Total US petroleum deliveries (a measure of demand) fell to their second lowest January level in 10 years, as harsh winter storms kept people home across much of the nation. Seasonal demand for heating oil soared by more than 40% compared with January a year ago, while ultra low sulfur diesel (ULSD) deliveries fell to their lowest level for any January in a decade and gasoline deliveries remained weak, though still edging above January 2010 deliveries.
‘The snow and cold kept people at home this January, and many roads and highways were impassable for periods. That’s a big part of what you’re seeing in the demand numbers,’ said API chief economist John Felmy. ‘Total petroleum demand was up only about 1.7% from January a year ago.’
Despite a dip in demand, refineries produced more gasoline, distillate fuels and jet fuels. Gasoline production was up by 4.9% from last year and reached a record high for any January. Refinery utilisation was 2.6% higher than in January 2010, and, at 81.6%, the utilisation rate was 9.4 percentage points higher than the 73.2% average cited by the Federal Reserve Board for all manufacturing in December 2010.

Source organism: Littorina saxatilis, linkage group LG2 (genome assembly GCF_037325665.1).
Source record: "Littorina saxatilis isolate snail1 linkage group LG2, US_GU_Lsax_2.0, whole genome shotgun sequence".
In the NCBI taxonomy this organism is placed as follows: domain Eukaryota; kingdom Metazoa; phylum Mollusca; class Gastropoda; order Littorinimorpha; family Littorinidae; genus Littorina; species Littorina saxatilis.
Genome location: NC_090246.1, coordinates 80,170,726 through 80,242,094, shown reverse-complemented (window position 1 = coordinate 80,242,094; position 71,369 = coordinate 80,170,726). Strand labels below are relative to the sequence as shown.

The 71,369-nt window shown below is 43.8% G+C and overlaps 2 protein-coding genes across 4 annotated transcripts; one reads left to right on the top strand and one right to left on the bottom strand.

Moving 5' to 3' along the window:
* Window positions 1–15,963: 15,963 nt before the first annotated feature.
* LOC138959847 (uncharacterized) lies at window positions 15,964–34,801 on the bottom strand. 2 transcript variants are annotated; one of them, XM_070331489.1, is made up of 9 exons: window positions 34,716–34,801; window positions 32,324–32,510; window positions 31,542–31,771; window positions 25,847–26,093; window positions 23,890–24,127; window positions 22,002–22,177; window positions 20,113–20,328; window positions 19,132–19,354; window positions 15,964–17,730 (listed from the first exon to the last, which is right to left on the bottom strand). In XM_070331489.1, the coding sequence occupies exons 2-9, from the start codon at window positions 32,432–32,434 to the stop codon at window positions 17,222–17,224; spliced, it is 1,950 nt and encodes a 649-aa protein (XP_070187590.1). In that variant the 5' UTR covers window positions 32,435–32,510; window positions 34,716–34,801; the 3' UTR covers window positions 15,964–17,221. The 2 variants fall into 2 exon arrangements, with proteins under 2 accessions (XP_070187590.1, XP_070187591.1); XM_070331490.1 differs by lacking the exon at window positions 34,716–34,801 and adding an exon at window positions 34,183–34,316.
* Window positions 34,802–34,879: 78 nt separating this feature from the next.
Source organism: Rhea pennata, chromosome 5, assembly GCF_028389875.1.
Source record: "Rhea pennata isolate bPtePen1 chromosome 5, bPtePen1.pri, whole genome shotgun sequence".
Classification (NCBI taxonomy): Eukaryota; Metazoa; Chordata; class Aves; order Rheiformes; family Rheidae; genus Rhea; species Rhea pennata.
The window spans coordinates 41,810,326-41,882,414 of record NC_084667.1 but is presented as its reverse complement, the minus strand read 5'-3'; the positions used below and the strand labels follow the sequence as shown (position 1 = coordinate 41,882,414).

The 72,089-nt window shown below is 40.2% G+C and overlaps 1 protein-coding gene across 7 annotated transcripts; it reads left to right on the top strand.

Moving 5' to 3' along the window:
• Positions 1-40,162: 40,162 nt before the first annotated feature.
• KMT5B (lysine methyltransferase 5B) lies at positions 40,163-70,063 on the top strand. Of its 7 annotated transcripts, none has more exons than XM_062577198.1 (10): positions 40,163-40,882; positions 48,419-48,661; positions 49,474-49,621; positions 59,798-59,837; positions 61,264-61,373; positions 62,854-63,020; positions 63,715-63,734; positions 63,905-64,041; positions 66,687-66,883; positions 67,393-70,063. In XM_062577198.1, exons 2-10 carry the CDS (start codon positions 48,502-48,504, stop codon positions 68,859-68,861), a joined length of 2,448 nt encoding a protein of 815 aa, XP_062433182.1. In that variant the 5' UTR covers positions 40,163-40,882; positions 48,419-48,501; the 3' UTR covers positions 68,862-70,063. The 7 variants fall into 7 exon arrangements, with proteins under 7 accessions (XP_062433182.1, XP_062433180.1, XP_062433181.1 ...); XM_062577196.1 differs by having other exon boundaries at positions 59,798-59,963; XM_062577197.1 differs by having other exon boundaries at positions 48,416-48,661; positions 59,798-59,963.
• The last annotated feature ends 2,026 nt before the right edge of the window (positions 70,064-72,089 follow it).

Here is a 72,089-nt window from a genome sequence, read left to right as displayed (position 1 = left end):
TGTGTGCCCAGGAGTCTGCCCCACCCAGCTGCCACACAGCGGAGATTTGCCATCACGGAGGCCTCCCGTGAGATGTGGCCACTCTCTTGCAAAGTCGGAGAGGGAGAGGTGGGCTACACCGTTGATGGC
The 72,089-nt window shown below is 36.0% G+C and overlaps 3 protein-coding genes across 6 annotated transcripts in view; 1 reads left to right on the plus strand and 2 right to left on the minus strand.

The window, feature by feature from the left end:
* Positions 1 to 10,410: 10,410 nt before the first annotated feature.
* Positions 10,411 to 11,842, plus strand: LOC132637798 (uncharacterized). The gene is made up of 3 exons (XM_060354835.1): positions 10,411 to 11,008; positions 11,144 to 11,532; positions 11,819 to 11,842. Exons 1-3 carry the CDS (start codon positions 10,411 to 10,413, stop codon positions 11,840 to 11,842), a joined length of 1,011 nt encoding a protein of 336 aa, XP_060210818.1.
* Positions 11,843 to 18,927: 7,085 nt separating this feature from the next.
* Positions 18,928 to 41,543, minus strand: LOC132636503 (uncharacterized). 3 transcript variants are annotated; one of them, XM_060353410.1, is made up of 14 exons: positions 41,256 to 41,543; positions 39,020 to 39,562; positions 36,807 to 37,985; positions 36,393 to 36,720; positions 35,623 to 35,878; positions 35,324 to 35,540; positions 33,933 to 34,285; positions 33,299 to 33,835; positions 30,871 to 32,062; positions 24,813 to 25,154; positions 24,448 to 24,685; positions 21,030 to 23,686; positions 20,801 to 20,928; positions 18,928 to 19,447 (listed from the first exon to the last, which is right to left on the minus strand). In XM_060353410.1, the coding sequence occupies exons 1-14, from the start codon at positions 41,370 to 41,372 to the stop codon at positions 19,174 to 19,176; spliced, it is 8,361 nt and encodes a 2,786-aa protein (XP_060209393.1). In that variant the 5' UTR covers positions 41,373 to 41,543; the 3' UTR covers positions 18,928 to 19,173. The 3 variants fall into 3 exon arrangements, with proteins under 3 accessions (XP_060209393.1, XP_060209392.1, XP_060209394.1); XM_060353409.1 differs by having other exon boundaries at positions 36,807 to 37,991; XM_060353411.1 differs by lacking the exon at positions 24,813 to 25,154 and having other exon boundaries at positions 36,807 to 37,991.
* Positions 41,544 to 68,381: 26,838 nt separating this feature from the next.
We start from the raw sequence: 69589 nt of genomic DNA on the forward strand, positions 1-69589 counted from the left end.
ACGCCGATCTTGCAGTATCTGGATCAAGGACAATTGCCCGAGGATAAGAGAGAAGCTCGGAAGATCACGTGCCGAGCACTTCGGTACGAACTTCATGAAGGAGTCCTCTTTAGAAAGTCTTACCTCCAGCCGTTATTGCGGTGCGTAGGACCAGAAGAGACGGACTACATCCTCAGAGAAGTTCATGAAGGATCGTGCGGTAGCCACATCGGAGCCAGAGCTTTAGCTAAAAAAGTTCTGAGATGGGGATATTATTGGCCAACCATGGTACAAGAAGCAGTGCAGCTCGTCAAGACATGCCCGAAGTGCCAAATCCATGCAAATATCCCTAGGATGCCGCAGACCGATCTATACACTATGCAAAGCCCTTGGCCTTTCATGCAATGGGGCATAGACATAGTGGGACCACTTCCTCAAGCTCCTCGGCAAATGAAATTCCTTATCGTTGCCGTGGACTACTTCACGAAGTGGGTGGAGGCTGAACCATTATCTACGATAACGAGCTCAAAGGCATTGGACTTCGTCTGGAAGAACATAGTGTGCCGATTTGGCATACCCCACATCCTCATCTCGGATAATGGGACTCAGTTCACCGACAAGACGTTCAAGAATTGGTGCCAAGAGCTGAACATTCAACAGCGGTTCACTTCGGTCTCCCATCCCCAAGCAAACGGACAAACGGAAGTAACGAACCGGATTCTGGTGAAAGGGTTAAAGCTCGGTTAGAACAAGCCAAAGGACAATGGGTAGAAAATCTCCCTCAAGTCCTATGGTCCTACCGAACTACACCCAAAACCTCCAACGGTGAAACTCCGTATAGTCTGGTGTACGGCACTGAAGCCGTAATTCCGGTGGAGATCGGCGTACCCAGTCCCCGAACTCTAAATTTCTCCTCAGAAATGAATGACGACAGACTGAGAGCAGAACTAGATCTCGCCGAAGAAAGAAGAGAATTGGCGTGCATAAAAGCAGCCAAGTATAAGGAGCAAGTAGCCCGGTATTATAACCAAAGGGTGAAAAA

While refinery production increased in January, imports of products declined. With the exception of residual fuels, imports of all major refined products declined compared with January a year ago.
Domestic production of crude oil, at 5.2 million bpd, dropped 3.7%, primarily due to a closure of the 800 mile Trans Alaskan pipeline system. Production in the lower 48 states was up slightly.
Crude oil and product inventories increased in January compared with December 2010, and total motor gasoline and distillate fuel stocks were higher in January than the 5 year and 10 year January averages.
Read the article online at: https://www.hydrocarbonengineering.com/gas-processing/21022011/us_petroleum_demand_january/